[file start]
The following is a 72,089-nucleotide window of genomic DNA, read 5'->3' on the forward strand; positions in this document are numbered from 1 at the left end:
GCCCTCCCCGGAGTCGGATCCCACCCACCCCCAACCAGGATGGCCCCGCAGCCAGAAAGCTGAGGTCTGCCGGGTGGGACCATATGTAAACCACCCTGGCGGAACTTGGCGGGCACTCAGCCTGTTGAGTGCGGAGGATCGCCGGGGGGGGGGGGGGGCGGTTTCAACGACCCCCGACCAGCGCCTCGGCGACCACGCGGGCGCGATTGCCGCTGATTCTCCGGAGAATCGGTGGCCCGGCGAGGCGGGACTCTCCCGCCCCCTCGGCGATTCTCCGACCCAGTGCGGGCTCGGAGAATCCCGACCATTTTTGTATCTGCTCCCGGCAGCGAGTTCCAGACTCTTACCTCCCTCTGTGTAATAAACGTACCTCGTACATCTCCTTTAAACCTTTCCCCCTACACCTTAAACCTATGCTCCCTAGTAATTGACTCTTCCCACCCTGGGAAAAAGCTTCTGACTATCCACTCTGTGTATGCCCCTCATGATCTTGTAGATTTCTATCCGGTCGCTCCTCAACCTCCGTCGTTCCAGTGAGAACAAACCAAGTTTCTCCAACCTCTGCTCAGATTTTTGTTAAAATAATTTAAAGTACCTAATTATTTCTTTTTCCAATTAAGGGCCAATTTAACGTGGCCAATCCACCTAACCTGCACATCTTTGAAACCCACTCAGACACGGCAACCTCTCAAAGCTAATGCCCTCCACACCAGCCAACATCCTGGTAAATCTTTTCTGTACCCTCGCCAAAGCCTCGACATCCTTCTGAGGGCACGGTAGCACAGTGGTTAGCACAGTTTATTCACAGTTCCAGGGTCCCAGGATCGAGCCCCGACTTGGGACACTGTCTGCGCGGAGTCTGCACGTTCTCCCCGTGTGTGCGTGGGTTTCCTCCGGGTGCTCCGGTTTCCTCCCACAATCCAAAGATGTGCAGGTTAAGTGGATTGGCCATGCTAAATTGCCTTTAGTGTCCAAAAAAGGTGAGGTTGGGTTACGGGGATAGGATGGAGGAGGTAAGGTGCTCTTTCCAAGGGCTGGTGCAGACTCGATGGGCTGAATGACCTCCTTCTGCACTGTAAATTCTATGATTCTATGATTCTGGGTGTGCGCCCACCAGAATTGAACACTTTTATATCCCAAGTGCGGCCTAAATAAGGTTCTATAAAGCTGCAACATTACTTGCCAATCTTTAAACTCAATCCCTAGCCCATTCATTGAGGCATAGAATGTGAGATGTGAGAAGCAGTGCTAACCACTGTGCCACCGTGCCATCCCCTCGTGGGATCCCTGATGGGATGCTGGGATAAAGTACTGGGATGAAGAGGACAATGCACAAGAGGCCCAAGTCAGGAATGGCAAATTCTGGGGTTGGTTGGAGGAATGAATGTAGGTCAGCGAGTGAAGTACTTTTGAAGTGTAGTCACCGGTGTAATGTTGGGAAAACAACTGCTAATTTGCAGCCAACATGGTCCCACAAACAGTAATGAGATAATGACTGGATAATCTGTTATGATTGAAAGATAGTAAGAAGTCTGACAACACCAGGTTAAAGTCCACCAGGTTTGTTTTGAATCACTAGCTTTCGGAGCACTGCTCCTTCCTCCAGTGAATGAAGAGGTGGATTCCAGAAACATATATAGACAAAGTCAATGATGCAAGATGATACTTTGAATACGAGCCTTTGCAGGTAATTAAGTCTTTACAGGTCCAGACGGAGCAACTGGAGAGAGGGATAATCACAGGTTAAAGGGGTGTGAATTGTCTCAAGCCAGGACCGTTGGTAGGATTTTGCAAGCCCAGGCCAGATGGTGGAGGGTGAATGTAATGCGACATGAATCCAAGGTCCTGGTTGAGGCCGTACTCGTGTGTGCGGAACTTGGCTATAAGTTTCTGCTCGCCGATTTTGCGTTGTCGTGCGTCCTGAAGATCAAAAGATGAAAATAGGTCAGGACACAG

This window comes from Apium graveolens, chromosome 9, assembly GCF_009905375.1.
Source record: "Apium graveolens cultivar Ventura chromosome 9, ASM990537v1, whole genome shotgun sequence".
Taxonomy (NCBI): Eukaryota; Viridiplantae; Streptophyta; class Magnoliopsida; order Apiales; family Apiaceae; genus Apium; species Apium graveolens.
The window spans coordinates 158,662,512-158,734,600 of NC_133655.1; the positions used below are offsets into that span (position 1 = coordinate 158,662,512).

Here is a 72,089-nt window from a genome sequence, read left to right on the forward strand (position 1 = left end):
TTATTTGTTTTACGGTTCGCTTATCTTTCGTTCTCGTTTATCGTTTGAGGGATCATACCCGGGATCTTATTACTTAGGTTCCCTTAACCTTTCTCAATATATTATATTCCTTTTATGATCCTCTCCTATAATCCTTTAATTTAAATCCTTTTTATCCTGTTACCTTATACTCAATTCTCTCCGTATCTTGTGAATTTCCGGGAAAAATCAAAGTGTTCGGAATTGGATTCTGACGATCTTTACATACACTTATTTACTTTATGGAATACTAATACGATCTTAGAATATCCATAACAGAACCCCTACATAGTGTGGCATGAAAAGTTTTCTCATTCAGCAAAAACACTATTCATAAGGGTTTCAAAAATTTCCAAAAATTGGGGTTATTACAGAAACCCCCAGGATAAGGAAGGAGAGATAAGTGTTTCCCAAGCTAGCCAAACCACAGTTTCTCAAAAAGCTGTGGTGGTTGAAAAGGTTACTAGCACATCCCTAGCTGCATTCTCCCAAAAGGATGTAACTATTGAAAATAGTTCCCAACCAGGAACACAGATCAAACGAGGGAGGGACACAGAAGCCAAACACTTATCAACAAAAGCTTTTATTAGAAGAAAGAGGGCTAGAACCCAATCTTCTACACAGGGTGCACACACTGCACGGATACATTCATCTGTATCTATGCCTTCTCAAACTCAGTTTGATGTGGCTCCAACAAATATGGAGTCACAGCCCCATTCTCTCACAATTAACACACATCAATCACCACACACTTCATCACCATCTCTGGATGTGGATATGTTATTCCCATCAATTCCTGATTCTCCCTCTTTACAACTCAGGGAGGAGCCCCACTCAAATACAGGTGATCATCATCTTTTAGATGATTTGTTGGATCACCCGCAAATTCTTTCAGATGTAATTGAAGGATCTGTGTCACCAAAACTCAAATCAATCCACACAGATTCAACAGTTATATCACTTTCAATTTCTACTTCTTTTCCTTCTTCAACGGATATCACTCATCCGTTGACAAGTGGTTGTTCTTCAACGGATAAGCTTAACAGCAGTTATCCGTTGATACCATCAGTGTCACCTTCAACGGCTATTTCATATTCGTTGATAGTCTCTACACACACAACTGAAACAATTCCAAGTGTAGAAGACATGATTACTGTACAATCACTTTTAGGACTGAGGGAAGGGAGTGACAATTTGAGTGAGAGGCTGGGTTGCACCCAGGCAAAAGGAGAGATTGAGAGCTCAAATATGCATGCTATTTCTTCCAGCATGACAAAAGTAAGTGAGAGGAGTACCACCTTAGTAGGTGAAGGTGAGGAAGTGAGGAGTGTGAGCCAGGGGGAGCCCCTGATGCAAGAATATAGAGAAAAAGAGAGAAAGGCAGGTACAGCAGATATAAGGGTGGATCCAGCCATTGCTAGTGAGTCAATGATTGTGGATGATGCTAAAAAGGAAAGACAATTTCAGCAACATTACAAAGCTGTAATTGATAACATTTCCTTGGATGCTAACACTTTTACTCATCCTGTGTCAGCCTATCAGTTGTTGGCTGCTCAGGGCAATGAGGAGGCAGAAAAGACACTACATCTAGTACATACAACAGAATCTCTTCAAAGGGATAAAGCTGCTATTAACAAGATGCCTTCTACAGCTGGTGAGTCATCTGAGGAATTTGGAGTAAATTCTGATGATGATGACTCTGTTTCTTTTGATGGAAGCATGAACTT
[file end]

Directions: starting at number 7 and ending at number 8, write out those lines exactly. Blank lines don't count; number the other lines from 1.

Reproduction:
Here is a 72,089-nt window from a genome sequence, read left to right on the forward strand (position 1 = left end):
TTATTTGTTTTACGGTTCGCTTATCTTTCGTTCTCGTTTATCGTTTGAGGGATCATACCCGGGATCTTATTACTTAGGTTCCCTTAACCTTTCTCAATATATTATATTCCTTTTATGATCCTCTCCTATAATCCTTTAATTTAAATCCTTTTTATCCTGTTACCTTATACTCAATTCTCTCCGTATCTTGTGAATTTCCGGGAAAAATCAAAGTGTTCGGAATTGGATTCTGACGATCTTTACATACACTTATTTACTTTATGGAATACTAATACGATCTTAGAATATCCATAACAGAACCCCTACATAGTGTGGCATGAAAAGTTTTCTCATTCAGCAAAAACACTATTCATAAGGGTTTCAAAAATTTCCAAAAATTGGGGTTATTACAGAAACCCCCAGGATAAGGAAGGAGAGATAAGTGTTTCCCAAGCTAGCCAAACCACAGTTTCTCAAAAAGCTGTGGTGGTTGAAAAGGTTACTAGCACATCCCTAGCTGCATTCTCCCAAAAGGATGTAACTATTGAAAATAGTTCCCAACCAGGAACACAGATCAAACGAGGGAGGGACACAGAAGCCAAACACTTATCAACAAAAGCTTTTATTAGAAGAAAGAGGGCTAGAACCCAATCTTCTACACAGGGTGCACACACTGCACGGATACATTCATCTGTATCTATGCCTTCTCAAACTCAGTTTGATGTGGCTCCAACAAATATGGAGTCACAGCCCCATTCTCTCACAATTAACACACATCAATCACCACACACTTCATCACCATCTCTGGATGTGGATATGTTATTCCCATCAATTCCTGATTCTCCCTCTTTACAACTCAGGGAGGAGCCCCACTCAAATACAGGTGATCATCATCTTTTAGATGATTTGTTGGATCACCCGCAAATTCTTTCAGATGTAATTGAAGGATCTGTGTCACCAAAACTCAAATCAATCCACACAGATTCAACAGTTATATCACTTTCAATTTCTACTTCTTTTCCTTCTTCAACGGATATCACTCATCCGTTGACAAGTGGTTGTTCTTCAACGGATAAGCTTAACAGCAGTTATCCGTTGATACCATCAGTGTCACCTTCAACGGCTATTTCATATTCGTTGATAGTCTCTACACACACAACTGAAACAATTCCAAGTGTAGAAGACATGATTACTGTACAATCACTTTTAGGACTGAGGGAAGGGAGTGACAATTTGAGTGAGAGGCTGGGTTGCACCCAGGCAAAAGGAGAGATTGAGAGCTCAAATATGCATGCTATTTCTTCCAGCATGACAAAAGTAAGTGAGAGGAGTACCACCTTAGTAGGTGAAGGTGAGGAAGTGAGGAGTGTGAGCCAGGGGGAGCCCCTGATGCAAGAATATAGAGAAAAAGAGAGAAAGGCAGGTACAGCAGATATAAGGGTGGATCCAGCCATTGCTAGTGAGTCAATGATTGTGGATGATGCTAAAAAGGAAAGACAATTTCAGCAACATTACAAAGCTGTAATTGATAACATTTCCTTGGATGCTAACACTTTTACTCATCCTGTGTCAGCCTATCAGTTGTTGGCTGCTCAGGGCAATGAGGAGGCAGAAAAGACACTACATCTAGTACATACAACAGAATCTCTTCAAAGGGATAAAGCTGCTATTAACAAGATGCCTTCTACAGCTGGTGAGTCATCTGAGGAATTTGGAGTAAATTCTGATGATGATGACTCTGTTTCTTTTGATGGAAGCATGAACTT